#happylife: fitting in a heart healthy workout
SPOKANE, Wash. — Like monitoring your diet, an important component of improving your overall heart health is exercise!
Experts at St. Luke’s Rehabilitation Institute say when it comes to heart healthy exercise, it’s all about sitting less and moving more.
Engaging daily is aerobic activities like biking, running, walking or cycling for just 22 minutes can have both immediate and long term benefits.
Exercise physiologist Delaney Wakefield explained, “it has an effect on all those different risk factors for heart disease. It helps to decrease blood pressure after, helps to manage blood sugars, improve our cholesterol numbers and it aids in weight management.”
If you don’t have a bike or feel it’s too cold to run outside, Delaney says mall walking can have the same effect as hoping on a treadmill, as does just marching in place while watching TV.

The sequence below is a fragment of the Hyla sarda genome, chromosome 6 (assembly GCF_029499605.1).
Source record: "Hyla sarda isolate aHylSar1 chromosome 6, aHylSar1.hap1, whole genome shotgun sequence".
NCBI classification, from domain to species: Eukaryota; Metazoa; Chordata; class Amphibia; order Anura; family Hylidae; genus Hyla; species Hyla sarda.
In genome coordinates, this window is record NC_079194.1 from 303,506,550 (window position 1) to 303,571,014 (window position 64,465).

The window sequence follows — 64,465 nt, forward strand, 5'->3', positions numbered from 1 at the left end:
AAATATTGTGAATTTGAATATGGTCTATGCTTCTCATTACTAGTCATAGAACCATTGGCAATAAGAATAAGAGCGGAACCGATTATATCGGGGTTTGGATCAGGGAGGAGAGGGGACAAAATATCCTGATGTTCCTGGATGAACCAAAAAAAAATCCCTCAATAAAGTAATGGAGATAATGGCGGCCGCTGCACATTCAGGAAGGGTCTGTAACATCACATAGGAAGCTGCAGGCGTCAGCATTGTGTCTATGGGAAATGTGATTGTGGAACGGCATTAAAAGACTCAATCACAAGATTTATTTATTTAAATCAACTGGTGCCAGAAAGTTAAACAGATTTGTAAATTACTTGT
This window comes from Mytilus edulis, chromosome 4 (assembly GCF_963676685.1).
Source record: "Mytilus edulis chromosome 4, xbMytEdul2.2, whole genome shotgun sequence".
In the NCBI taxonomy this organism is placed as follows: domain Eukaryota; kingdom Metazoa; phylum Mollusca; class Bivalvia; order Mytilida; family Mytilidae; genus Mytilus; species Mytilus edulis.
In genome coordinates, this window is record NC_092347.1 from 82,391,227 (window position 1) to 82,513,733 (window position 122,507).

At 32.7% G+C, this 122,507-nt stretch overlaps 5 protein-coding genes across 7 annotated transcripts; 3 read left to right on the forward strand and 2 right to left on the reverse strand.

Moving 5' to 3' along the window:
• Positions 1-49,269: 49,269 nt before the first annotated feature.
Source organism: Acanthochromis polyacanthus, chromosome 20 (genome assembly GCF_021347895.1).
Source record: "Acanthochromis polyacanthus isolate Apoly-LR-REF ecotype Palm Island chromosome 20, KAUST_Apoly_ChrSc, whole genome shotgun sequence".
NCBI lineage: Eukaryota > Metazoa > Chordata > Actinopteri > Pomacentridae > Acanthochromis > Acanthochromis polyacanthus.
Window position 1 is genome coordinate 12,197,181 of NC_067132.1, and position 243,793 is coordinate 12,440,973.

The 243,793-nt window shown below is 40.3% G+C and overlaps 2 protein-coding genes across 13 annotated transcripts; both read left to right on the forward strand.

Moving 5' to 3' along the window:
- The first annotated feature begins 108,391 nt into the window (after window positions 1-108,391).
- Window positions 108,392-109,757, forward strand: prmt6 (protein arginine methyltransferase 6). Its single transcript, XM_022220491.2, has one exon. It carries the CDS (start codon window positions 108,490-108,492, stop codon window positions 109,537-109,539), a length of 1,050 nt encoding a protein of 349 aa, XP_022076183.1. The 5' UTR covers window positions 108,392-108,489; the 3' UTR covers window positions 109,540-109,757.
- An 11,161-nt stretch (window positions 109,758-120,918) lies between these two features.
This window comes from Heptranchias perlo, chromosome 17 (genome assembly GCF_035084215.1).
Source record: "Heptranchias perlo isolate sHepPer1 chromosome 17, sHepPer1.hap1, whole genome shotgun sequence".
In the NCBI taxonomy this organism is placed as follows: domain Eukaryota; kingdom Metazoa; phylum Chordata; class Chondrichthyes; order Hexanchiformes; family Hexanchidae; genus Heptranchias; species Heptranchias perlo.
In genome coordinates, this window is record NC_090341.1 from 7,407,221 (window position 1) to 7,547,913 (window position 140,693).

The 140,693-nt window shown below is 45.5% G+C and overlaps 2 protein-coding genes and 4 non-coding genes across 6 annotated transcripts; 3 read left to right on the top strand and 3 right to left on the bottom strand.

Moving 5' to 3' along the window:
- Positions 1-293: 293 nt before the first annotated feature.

Prior to aerobic exercise, she added it will do your heart good to do a warm up and stretching. The warm up should include a lighter version of the aerobic exercise for a few minutes. The stretches can be done sitting down and can involve you touching your toes and moving around your ankles in a circular pattern for 30 seconds each time. The good news is, all warm ups and stretches are included in the 22 minutes of aerobic activity!
Resistance training is another way to work out for heart health, but should be done in addition to aerobic exercise. Resistance training should also not be done every day. Wakefield recommends 2 to 3 days a week, and instead of 22 minutes a day, it’s more about repeating movements 15 times over.
Activities like lifting weights or push-ups can reduce body fat, another risk for heart disease.
Adds Wakefield, “overall carrying more weight in your mid-section, that is one of those risk factors for heart disease and that also, carrying extra weight has impact on other risk factors. It contributes to diabetes, high blood pressure, high cholesterol.”
Wakefield says for both aerobic exercise and resistance training, you should never overexert yourself, as that can not only cause injury, but for things like shoveling large amounts of snow can lead to heart issues.
If you don’t have weights at home, find items in the kitchen as a substitute. Wakefield tells her patients to reach for soup cans or bottles of water.
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